In another major step towards bringing renewable energy to shipping, Eco Marine Power (EMP) is pleased to announce that it has been granted a United States Patent for technology related to its wind and solar power system for ships – Aquarius MRE®. As a result, EMP now intends to explore joint development project opportunities in the United States and is currently considering a number of options.
Technologies related to EMP’s Aquarius MRE® can be incorporated into existing ship designs such as cruise ships, Roll-on/roll-off vessels, large ferries, car carriers or into future design concepts such as the Aquarius Eco Ship. Aquarius MRE® technologies are also suitable for applications such as unmanned surface vessels (USV’s), naval ships, coastguard vessels and offshore renewable energy projects.
Aquarius MRE® is an advanced integrated system of rigid sails, marine-grade solar panels, energy storage modules and marine computers that will enable ships to tap into renewable energy by harnessing the power provided by the wind and sun. The array of rigid sails are automatically positioned by a computer system to best suit the prevailing weather conditions and can be lowered and stored when not in use or in bad weather.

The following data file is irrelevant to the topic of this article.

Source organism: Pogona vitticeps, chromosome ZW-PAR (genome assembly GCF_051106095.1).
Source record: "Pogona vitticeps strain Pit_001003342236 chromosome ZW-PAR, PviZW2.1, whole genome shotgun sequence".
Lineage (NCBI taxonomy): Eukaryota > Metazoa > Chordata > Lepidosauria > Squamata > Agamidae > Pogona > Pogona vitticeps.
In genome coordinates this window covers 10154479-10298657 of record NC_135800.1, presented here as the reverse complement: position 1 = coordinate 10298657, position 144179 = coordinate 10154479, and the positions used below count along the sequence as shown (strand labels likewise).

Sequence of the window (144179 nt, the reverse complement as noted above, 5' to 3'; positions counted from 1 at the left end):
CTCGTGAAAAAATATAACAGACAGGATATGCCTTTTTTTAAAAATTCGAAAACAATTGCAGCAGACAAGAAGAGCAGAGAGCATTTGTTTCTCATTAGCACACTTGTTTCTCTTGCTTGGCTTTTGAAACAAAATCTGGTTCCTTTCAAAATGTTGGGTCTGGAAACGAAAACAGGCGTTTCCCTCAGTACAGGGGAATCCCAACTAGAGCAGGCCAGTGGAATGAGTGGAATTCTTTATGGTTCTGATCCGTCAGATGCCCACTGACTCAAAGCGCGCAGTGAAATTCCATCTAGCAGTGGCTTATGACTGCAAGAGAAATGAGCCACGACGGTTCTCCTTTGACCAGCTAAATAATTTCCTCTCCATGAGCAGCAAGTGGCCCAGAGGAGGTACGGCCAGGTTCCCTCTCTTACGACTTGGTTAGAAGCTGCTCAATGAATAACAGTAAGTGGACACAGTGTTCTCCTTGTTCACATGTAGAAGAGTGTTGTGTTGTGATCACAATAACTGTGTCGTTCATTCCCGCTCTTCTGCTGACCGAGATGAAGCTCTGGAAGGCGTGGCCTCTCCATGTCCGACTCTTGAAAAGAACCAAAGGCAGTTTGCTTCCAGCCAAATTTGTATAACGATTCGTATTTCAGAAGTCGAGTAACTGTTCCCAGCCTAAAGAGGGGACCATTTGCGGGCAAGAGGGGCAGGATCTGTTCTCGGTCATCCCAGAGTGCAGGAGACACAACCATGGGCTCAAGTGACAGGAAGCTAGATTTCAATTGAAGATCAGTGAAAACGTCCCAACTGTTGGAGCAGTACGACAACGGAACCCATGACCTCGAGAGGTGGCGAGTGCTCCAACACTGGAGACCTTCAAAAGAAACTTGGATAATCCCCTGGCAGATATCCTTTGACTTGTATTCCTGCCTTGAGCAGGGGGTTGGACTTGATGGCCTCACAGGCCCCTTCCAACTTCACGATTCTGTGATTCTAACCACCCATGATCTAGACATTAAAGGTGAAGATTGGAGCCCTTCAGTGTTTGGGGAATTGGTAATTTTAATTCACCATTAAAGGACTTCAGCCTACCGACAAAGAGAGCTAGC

The rigid sails used by Aquarius MRE® are based on EMP’s EnergySail® technology (Patent Pending). These renewable energy devices can even be used when a ship is at anchor or in harbour. Each EnergySail can be configured with a mix of sensors, photovoltaic panels or other power generation devices.
When a ship is at anchor or in port, batteries approved for use on marine vessels can provide an alternative source of power – thereby reducing the fuel used by auxiliary generators. In certain situations it will also be possible for a ship to operate emission free when in port. This will become an increasingly important capability as port authorities implement strict airborne emission control regulations.
Aquarius MRE® sub-systems are currently being evaluated on the ship Blue Star Delos which operates in the Aegean Sea and tested in Onomichi, Japan.